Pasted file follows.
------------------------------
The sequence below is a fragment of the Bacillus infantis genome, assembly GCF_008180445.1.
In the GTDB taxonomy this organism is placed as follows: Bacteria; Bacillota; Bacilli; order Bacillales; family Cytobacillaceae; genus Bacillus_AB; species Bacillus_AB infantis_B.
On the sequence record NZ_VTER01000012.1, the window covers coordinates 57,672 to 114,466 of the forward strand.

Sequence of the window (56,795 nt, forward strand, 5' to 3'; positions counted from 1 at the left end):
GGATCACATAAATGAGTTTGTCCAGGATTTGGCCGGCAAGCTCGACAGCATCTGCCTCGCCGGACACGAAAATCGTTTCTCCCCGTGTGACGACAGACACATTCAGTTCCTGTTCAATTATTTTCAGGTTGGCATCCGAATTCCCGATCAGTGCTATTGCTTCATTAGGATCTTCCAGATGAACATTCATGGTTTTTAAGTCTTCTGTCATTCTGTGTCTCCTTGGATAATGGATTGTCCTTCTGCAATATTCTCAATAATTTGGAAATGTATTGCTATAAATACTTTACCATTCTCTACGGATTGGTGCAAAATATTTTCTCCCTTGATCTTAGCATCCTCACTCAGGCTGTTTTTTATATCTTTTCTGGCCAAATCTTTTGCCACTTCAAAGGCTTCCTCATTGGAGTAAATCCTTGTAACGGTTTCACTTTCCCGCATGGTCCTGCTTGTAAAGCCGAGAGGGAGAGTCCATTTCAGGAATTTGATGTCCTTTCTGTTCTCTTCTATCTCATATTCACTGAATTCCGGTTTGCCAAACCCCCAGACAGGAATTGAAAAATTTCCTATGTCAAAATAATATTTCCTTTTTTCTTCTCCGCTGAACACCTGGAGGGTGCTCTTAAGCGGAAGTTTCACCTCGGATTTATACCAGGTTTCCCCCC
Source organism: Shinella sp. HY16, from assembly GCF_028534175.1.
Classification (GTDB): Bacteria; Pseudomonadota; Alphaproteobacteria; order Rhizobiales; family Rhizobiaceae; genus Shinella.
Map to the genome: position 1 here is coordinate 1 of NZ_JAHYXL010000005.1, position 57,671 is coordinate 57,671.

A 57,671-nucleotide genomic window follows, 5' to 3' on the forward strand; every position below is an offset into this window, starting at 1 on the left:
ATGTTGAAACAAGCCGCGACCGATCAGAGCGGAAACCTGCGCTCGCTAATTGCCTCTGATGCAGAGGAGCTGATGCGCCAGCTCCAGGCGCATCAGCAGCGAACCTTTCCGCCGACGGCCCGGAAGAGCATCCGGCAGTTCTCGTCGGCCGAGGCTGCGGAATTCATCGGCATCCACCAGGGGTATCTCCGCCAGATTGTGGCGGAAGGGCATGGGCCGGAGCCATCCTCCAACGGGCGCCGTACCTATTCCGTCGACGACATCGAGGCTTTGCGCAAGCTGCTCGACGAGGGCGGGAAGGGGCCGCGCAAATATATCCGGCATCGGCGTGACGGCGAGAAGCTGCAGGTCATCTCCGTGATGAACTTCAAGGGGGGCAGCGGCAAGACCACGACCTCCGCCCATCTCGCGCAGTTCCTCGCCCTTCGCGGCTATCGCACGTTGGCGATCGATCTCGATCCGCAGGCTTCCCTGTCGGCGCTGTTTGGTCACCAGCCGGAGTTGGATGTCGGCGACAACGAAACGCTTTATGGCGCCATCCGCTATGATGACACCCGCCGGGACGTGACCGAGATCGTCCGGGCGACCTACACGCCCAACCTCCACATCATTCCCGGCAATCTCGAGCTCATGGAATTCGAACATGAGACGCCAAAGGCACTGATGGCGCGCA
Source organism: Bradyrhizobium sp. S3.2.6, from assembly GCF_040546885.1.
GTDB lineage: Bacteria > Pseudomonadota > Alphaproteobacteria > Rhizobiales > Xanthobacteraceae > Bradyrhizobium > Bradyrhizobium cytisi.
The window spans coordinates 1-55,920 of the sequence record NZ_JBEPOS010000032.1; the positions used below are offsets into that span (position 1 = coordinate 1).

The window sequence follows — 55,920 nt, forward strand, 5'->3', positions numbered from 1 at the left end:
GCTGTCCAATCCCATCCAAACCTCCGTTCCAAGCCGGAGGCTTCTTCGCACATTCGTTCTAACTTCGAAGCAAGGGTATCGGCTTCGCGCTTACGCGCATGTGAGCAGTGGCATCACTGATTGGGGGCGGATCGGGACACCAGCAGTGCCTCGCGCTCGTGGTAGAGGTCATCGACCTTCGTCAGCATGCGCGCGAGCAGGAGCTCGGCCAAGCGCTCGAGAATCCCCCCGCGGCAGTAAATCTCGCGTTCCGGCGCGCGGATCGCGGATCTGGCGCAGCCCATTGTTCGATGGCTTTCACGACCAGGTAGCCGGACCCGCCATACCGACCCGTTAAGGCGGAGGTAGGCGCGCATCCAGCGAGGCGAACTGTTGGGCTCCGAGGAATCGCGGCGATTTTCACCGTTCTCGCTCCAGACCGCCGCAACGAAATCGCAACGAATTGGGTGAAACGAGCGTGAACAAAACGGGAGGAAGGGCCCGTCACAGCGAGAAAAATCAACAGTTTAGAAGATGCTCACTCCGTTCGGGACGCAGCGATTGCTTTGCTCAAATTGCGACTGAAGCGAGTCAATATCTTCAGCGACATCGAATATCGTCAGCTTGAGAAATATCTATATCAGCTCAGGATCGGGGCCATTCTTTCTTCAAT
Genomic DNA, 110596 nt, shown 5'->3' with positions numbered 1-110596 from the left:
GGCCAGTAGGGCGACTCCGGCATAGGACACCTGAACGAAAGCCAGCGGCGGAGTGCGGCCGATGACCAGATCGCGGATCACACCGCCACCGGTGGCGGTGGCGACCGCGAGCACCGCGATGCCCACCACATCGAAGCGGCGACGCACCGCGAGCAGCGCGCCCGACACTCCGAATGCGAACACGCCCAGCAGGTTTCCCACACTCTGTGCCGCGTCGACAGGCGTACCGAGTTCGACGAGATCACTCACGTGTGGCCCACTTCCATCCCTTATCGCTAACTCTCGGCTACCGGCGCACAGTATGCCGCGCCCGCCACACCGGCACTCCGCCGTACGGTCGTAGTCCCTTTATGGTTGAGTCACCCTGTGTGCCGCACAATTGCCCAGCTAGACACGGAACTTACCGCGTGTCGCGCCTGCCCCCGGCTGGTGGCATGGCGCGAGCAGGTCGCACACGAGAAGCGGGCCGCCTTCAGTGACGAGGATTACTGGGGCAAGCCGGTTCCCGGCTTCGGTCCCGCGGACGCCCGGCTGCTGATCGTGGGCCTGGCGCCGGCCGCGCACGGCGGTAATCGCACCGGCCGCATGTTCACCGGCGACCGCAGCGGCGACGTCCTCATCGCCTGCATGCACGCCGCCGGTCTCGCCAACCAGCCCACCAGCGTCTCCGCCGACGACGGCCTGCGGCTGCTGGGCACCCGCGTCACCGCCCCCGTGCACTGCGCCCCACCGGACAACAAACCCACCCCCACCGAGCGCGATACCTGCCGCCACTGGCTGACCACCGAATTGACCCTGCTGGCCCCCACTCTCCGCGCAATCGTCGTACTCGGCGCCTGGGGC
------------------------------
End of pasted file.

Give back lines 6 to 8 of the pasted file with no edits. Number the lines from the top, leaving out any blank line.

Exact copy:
Source organism: Shinella sp. HY16, from assembly GCF_028534175.1.
Classification (GTDB): Bacteria; Pseudomonadota; Alphaproteobacteria; order Rhizobiales; family Rhizobiaceae; genus Shinella.
Map to the genome: position 1 here is coordinate 1 of NZ_JAHYXL010000005.1, position 57,671 is coordinate 57,671.